In order to study the effect of the atmosphere on the outcoming longwave radiation, it is convenient to subdivide it into a ``clean dry'' component, water vapor, and aerosols (water droplets, as well as ice crystals, salt grains & dust particles, which serve as condensation seeds for water).
Table 10.1 gives the standard composition of the ``clean dry'' air in the troposphere (i.e at altitudes km). Except for CO, whose abundance at ground level may vary between day and night by up to a factor of 2, this composition is remarkably homogeneous and constant. Other trace components, most of which are unstable (SO, O, NO, CO, ...) have abundances (in volume) that never exceeds 10.
The abundance of water is highly variable, but hardly exceeds 1% in mass, even locally. Most of the water in the air is in the form of vapor. Even inside the clouds, precipitation and turbulence insure that the mass of water droplets per cm seldom equals that of water vapor. In addition the water vapor mixing ratios above 15-20 km are under 10 ppmv making it just another trace gas there.
Ozone and to much less extent molecular Oxygen are responsible for most of the absorption of the solar radiation in the UV, especially between 180 and 290 nm, thanks to these processes: (Hartley band), (Schuman-Runge band), and (Herzberg band),
In the visible, the air is fairly transparent except for scattering by aerosols, mostly water droplets, ice crystals and dust particles. In the infrared, HO, CO (around 15 m) and O (around 10m) are very efficient absorbers of the solar and ground radiation, to the extent that they prevent ground-based observations in large regions of the electromagnetic spectrum.
By clear weather, the atmospheric absorption at millimeter and submillimeter wavelengths is dominated by rotational and fine structure lines of molecules in their ground electronic and low vibrational states.
The strongest molecular rotational resonances appear in polar molecules (HO and O being the most important of such molecules in the atmosphere) and are of the type E1 (electric dipole transitions). Intrinsically weaker M1 (magnetic dipole) transitions are of considerable practical importance in the atmosphere due to the high abundance of O. We will see that collision induced E2 (electric quadrupole) absorption involving N and O is measurable in the atmosphere. The different atmospheric hydrometeors (water droplets, snow, graupel, hale, ice cristals,...) scatter and absorb following different patterns across the longwave (radio to submm) spectral region. All the mechanisms involved in the radiative transfer of longwave radiation in the atmosphere will be described in this chapter.
A mixture of ideal gases behaves like an ideal gas:
Dry air is a mixture of N, O, ... molecules. It behaves indeed very much like an ideal gas: J/mol-deg (vs 8.3149 for an ideal gas), = 1.404 (vs 1.400 for ideal rigid molecules).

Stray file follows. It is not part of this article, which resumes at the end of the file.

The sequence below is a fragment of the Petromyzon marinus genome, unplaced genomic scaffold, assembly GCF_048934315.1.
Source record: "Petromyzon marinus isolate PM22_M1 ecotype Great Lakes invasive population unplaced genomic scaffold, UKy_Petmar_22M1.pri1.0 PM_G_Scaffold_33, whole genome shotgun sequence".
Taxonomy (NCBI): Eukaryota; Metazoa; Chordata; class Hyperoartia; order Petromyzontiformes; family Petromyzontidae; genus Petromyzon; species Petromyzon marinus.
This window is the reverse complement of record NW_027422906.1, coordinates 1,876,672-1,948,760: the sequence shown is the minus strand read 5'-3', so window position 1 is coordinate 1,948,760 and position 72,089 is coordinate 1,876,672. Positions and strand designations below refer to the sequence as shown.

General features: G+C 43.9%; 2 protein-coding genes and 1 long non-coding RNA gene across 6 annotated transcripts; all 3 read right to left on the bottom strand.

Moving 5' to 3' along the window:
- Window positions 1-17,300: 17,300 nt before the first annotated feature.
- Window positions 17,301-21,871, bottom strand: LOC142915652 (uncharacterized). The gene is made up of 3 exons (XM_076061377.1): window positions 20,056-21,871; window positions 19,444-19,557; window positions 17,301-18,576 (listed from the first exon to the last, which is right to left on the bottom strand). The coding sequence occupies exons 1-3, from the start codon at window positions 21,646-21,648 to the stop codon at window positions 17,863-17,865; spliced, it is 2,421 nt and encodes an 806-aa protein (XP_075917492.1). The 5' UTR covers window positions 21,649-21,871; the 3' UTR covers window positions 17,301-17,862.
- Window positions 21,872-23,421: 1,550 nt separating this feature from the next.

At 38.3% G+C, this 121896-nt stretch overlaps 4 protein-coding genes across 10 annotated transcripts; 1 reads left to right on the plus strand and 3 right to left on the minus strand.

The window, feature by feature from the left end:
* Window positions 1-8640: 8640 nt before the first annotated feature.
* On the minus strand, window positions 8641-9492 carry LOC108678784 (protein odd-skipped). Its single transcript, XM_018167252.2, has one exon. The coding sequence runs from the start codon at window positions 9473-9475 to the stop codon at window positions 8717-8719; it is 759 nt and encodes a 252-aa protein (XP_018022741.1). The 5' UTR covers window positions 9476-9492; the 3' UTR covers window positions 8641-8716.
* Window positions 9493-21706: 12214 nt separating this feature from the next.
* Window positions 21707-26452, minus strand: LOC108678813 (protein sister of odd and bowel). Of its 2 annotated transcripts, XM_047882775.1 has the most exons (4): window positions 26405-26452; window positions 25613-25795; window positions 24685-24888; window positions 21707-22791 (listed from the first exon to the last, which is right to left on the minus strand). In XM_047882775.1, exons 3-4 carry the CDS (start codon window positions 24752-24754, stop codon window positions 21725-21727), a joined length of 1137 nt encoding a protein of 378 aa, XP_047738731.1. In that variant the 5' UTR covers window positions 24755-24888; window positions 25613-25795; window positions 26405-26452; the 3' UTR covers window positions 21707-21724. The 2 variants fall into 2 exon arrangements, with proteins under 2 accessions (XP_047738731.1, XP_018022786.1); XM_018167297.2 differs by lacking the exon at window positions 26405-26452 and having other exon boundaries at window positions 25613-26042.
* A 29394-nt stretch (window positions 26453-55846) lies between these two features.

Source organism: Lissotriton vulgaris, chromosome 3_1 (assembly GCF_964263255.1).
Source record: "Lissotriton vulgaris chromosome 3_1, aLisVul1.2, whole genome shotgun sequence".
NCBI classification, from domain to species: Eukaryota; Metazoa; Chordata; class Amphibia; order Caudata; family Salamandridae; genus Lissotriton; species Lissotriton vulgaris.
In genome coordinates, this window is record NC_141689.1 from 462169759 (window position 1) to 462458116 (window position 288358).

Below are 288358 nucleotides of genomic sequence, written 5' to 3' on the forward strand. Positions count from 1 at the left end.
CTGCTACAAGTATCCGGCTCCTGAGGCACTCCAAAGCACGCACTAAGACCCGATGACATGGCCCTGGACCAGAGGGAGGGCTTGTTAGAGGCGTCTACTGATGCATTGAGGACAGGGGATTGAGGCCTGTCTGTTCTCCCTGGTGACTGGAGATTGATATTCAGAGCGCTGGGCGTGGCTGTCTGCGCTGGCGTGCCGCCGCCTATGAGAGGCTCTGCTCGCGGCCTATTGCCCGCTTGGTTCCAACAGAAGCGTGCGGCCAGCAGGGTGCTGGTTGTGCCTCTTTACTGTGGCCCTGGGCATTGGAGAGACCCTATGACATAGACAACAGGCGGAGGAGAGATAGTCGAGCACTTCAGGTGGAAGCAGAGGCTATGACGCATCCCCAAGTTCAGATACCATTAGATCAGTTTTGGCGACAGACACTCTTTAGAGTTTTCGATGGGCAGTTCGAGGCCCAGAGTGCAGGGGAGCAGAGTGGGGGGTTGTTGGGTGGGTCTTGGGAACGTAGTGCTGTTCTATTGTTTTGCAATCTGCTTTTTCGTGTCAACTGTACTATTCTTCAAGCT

Wet air (without clouds) is a mixture of dry air + HO molecules. It is customary to denote by the partial pressure of water vapor, that of dry air, and the wet air pressure. The specific heats of water vapor are not that different from those of ideal gases: ; , vs and for a rigid asymmetric top.
Then, Dalton's law yields:
Then, for the adiabatic expansion of a wet air bubble, one has:
At large scales, the air pressure and density depend essentially on the massive and slowly varying dry component and are well described by hydrostatic equilibrium. The air temperature, as we have seen, depends significantly on the abundance and distribution of water, CO (and O for the stratosphere).
For larger altitudes, from Eq.10.7 and , then:
Although the above equations represent fairly well the density and pressure throughout the troposphere, the temperature distribution can depart significantly from the above linear variation near the ground. This ground heats up faster than the transparent air during the day, and cools off more rapidly during the night. The temperature gradient at low altitudes (up to 1-2 km) can be thus steeper or shallower than described by (Kkm). Occasionally, it can be inverted, the temperature increasing with altitude. The inversion layer usually stops briskly at 1 or 2 km altitude and the normal temperature gradient resumes above. Inversion layers are common during the night over bare land. They can also be caused by hot winds blowing from the sea.
The local temperature gradient determines stability of the air to vertical motions. A rising bubble of wet air expands adiabatically as long as the water vapor it contains does not condense. Expanding, it cools almost as an ideal gas with:
The scale height of water, , which results from a fast evaporation/condensation process, is small (typically km) compared to the equilibrium scale height km. At km, the altitude of the Plateau de Bure, the water vapor column density (or , ``amount of precipitable water'', when expressed in g.cm, or cm of water) is normally reduced by a factor of 3-4, with respect to sea level. This factor, as we have seen, is strongly modulated by the local temperature gradient. is lower in the presence of a low altitude inversion layer which reduces the vertical turbulence and traps most of the water well below the observatory.